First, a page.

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From Greg Brown <gkbr...@mac.com>
Subject Re: Fwd: MODERATE for pivot-commits@incubator.apache.org
Date Mon, 04 May 2009 13:23:01 GMT
Hi Phillipe,

Thanks for taking the time to post. This is some great feedback - my comments below.

>Looks like you took the RIA side from the opposite of JavaFX: they
>started with the flashy stuff (pun intended) neglecting the GUI side
>(or rather delegating to Swing) while you took great care of the UI,
>being less heavy on the scenegraph/graphics effects (although I saw
>some are already there).

Exactly. As you noted, we do have support for animated transitions in our components, and
we have recently been working on a scene graph API and basic movie support; see pivot.wtk.media.drawing
and pivot.wtk.media.Movie.

>- JavaDoc: looks like lot is already there. I wonder how the
>pivot.collection differs from Java's one? Re-implementation or thin
>wrapper? In the first case, why?

The short answer is that the Java collection classes wouldn't have allowed us to create the
API that we wanted. We don't just use the collection APIs for generic data collections - they
are an integral part of the framework. They provide a consistent API across all classes that
require indexed or keyed access. 

Some specific differences:

 - Pivot's collections define minimal interfaces that provide all necessary operations but
are simpler to implement, including "lightweight" versions suitable for combining with other
collection interfaces. These include Sequence, Dictionary, and Group, which are used extensively
throughout the framework.

 - Pivot collections fire events, which allow callers to be notified when collections are
modified. This allows us to use collections as data models. Since many of our serialization
classes support deserialization of data directly to these types, it allows us to drop data
into components right off the wire.

 - Pivot collections support auto-sorting - the base Collection interface defines a comparator
property that defines the order in which values are stored/enumerated within the collection.
This is useful, for example, when a List is used as the data model for a TableView.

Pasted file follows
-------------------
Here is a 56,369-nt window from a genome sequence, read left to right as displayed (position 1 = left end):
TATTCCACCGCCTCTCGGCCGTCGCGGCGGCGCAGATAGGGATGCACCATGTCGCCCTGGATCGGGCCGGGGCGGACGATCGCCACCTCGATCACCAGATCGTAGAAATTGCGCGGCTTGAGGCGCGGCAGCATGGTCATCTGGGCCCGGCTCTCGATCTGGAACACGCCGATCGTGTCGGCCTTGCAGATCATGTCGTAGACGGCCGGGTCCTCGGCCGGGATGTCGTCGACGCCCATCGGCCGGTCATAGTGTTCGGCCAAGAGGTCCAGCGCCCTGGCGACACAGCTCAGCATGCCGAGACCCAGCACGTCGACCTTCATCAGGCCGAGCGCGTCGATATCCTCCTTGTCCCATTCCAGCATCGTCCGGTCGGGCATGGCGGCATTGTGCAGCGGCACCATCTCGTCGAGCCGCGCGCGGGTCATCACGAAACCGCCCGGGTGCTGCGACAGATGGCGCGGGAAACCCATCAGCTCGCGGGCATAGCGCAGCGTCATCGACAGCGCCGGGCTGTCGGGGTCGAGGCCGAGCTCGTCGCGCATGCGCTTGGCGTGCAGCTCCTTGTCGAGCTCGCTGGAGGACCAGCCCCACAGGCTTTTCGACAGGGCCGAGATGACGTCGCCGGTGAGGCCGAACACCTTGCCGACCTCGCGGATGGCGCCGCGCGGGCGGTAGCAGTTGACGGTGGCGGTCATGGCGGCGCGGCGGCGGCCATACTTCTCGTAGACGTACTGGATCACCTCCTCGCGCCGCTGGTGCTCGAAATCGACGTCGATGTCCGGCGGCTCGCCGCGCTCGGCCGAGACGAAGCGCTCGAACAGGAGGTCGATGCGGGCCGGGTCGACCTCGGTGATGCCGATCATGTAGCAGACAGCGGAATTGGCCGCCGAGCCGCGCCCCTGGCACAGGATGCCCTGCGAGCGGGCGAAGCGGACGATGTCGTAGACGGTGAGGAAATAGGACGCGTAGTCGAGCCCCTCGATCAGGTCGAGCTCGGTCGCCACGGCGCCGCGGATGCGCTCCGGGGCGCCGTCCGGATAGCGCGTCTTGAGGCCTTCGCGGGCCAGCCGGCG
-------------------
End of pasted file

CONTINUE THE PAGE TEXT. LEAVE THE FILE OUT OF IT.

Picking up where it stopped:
- Pivot collections include built-in support for nested collections (i.e. tree data) via
the Sequence.Tree class. This class contains a number of utility methods for accessing data
in nested sequences and is useful when a List is used as the data model for a TreeView.

Note, however, that you aren't required to use Pivot's collections - you can of course still
use the java.util collections, and we do provide wrapper implementations for those in pivot.collections.adapter.

>I saw Pivot aims at taking a place in the RIA scene, taking the pure
>Java way (unlike JavaFX). How does it compare to the latter? And to
>Swing? What is the purpose of re-creating what Swing has already done?

Most of the comparison points are discussed in our proposal to the Apache Incubator; see the
section entitled "Comparison to Other Java-Based RIA Platforms":


However, one advantage that isn't mentioned in the proposal (since it was added later) is
that Pivot's drag/drop and clipboard APIs are a bit easier to work with than AWT's; see the
File Drag & Drop demo and the accompanying source code.

>I think it is much smaller (binaries) than JavaFX and as I said
>currently of slightly different scope. Does Pivot aims to be usable on
>JavaME (portable phones?). 

We'd love to see Pivot become available on mobile devices. However, this is largely dependent
on Java SE's availability on such devices. It's entirely possible that, if JavaFX can run
on a particular device, Pivot would also work there.

>I am not fan of the XML data description, I would have preferred a
>less verbose, more readable/easier to write markup, like Json (I saw
>you support it) or Yaml. But well, I can live with that.

You might want to mention your interest here:


It is a tool for building Swing UIs in YAML, and the author has previously mentioned the possibility
of adding Pivot support at some point.

>I saw some limitations of the text field, as I expected it to behave
>more or less like Windows' ones.

While many Pivot widgets do behave similarly to their Window's counterparts, Pivot does not
target Windows exclusively, so some UI behaviors are different; additionally, some features
simply may not have been implemented yet:

>- I expected the Home and End keys to bring me to start and end of
>field. They seem inactive.
>- I expected the Ctrl+Left/Right keys to go from word to word. They
>bring to start and end of field!

That's the default behavior on the Mac; Option-arrow moves from word to word. In the future,
we'd like to add support for platform-specific key mappings.

>- Ctrl+V does nothing there... Ctrl+C and Ctrl+X too.

In an unsigned applet, copy/paste only works within an application. However, trusted code
has full access to the system clipboard.

>- Double-click on a word doesn't select it.

This appears to be a bug - thanks. We'll look into it.

>Note: the calendars on the demo. The so called English (US) one is
>exactly the same as the Fran├žais (FR) one on my French computer. Did
>you took 'default' instead of 'US'?

Good catch. The locale for those calendars wasn't being set explicitly, so was using the system
default. This is fixed.

Thanks again for your comments. Please feel free to post any additional comments or questions
you may have. We'd also love to hear from you if you have any interest in contributing to
the project.


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